Apple looking for possible Verizon iPad engineer in recent job post

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Date: Tuesday, December 14th, 2010, 06:40
Category: iPad, News

verizonlogo.jpg

While a Verizon iPhone is still up in the air, a new job posting on Apple’s web site shows that the company may be looking to put the iPad on the Verizon network according to Engadget.

While Verizon began selling the iPad back in November, the company uses a Mi-Fi style device to provide the wireless data connection as opposed to a direct, contracted connection.

According to the job description on Apple’s site, “The iPad System Engineer will work with the carrier business teams, business customers, and Apple sales resources to drive the adoption of iPad in enterprise accounts. Partnered with the iPad Sales team, the SE will be responsible for developing carrier relationships within the carrier technical teams and must have exceptional technical, project management, presentation and communication skills. He/She must also possess the ability to work without direct supervision or detailed direction. The successful candidate will have enterprise sales experience and must have an existing knowledge of the mobile market and the technologies that support it. Individual must have strong IT knowledge in the areas of enterprise messaging and collaboration, VPN, WiFi and enterprise security technologies. Hands-on experience with Microsoft Exchange Active Sync and Exchange Server is a plus. Must have the ability to effectively work with all levels in an organization including corporate CIOs and IT departments. Ability to work across a matrixed team is required.”

So, if you’re hankering for an iOS device on Verizon’s network, you may be one step closer to seeing this become a realization.

Seagate announces one terabyte 2.5″ notebook hard drive

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Date: Tuesday, December 14th, 2010, 06:15
Category: Hardware, News

Hard drive manufacturer Seagate on Monday announced the industry’s first 2.5″ enterprise-class drive with one terabyte of capacity, or about 60% more could be stored previously.

Per Macworld, the next generation Constellation hard drive allows a standard 2U (3.5-in high) storage array to store up to 24TB, and a full server rack to store up to 500TB.

Seagate’s new drive spins at 7200 rpm, contains four 250GB platters, and has 6Gbit/sec throughput. Like the first generation of the Constellation, the second generation comes with serial SCSI (SAS) connectivity. The updated offering also offers serial ATA (SATA).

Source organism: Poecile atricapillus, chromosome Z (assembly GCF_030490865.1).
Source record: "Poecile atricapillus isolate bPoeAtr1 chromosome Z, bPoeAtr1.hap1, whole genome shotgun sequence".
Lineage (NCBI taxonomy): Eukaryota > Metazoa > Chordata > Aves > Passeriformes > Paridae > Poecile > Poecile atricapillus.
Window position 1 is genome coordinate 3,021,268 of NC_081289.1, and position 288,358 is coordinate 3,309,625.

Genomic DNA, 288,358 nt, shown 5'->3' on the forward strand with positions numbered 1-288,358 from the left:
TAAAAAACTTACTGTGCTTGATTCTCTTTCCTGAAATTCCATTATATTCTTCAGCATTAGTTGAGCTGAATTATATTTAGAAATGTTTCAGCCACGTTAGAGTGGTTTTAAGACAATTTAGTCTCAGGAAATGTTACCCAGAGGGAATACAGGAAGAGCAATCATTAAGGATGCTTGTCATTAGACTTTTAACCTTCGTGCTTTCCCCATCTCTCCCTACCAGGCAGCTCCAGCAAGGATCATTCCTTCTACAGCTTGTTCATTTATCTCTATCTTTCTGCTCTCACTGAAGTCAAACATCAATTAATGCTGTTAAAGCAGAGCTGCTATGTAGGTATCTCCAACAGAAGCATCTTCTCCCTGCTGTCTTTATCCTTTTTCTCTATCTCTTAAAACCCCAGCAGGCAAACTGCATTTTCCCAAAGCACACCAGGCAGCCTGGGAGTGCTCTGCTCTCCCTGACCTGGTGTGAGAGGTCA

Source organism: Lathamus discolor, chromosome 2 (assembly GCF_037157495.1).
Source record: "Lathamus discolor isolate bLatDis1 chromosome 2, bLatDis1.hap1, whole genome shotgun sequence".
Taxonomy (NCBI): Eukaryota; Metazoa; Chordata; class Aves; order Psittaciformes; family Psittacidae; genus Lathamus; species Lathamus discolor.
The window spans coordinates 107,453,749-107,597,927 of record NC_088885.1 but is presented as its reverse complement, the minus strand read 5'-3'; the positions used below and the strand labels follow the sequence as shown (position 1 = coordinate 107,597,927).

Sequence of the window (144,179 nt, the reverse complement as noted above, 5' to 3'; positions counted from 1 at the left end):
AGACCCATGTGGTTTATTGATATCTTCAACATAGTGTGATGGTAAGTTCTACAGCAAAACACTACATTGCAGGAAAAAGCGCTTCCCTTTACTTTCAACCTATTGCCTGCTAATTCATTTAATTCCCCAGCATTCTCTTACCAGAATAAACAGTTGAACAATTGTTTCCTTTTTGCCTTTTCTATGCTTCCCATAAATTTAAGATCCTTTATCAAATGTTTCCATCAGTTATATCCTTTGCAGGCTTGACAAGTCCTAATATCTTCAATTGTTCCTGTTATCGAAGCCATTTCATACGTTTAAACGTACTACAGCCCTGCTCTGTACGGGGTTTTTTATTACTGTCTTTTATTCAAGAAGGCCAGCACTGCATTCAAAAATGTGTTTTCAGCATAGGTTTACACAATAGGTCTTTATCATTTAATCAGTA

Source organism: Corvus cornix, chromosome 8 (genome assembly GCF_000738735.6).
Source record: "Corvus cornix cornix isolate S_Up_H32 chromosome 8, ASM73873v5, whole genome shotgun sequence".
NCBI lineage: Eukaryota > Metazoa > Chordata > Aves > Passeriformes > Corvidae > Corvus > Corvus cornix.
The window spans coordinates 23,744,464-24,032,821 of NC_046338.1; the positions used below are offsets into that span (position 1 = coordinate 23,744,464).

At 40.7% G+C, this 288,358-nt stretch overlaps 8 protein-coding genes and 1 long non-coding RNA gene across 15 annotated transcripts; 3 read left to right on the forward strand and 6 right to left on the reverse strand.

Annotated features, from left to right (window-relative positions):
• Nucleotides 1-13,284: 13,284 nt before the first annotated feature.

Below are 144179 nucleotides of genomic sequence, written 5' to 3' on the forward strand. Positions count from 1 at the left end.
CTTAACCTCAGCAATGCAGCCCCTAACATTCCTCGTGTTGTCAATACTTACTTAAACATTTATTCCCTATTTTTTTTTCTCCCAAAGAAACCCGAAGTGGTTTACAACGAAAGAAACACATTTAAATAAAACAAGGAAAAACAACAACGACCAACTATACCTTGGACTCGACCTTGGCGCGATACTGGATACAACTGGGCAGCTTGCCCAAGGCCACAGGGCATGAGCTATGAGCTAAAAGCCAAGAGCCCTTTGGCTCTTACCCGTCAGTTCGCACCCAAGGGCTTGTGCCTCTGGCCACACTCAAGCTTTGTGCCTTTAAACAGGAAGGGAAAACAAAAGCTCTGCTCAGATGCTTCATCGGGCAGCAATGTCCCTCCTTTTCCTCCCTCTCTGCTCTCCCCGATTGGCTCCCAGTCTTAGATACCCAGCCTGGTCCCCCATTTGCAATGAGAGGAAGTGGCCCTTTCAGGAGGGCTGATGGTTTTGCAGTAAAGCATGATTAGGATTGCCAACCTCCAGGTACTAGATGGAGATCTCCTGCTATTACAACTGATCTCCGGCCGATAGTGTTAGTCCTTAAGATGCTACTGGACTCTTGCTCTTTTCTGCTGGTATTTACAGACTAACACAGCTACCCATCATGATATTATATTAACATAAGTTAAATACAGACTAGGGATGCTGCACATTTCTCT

“We’re comparing this model to a 10,000-rpm drive in the enterprise, which today has a maximum capacity of 600GB,” said Barbara Craig, Seagate’s senior product marketing manager. “Its performance is about three times that of notebook drive and it’s twice as reliable.”

The SAS model of the Constellation.2 is dual ported for resiliency and sports sequential and random read speeds of up to 115MB/sec; the SATA model has 115MB/sec sequential read speeds but boasts 180MB/sec for random reads. Not only did Seagate double the maximum capacity of the Constellation, but it also increased the entry-level drive capacity from 160GB to 250GB.

The Constellation lags behind Seagate’s 1TB, 3.5″ enterprise-class drive in sequential performance, but blows by it in random reads. The random performance is better on 2.5″ drives because of their smaller disks and denser data.

Sequential Performance (MB/S) is better on 3.5″ drives because of the larger disk capacity and the higher areal density of the drive, Seagate said.

Regardless of the performance in comparison to its 3.5″ drive, Seagate pointed out that its new 2.5″ drive offers far greater space and power savings over its larger cousin. For example, the Constellation.2 offers 72 percent power savings while idle over the 3.5-in drive, or 3.85 watts versus 8 watts while idle, the company added.

Like its predecessor, the Constellation.2 is a self-encrypting drive. The latest model offers an encryption algorithm from AES 128-bit to AES 256-bit.

Sometime next quarter, Seagate is set to announce a Constellation.2 drive that has passed the Federal Information Processing Standards (FIPS) and is sealed with a tamper-resistant label.

The estimated mean time between failures (MTBF) was also increased with this drive from 1.2 million hours with the previous generation to 1.4 million hours, according to Craig. The Constellation.2 has twice the lifespan of Seagate’s 2.5-in laptop drive, the Momentus.

Final pricing and availability have yet to be announced for the Constellation.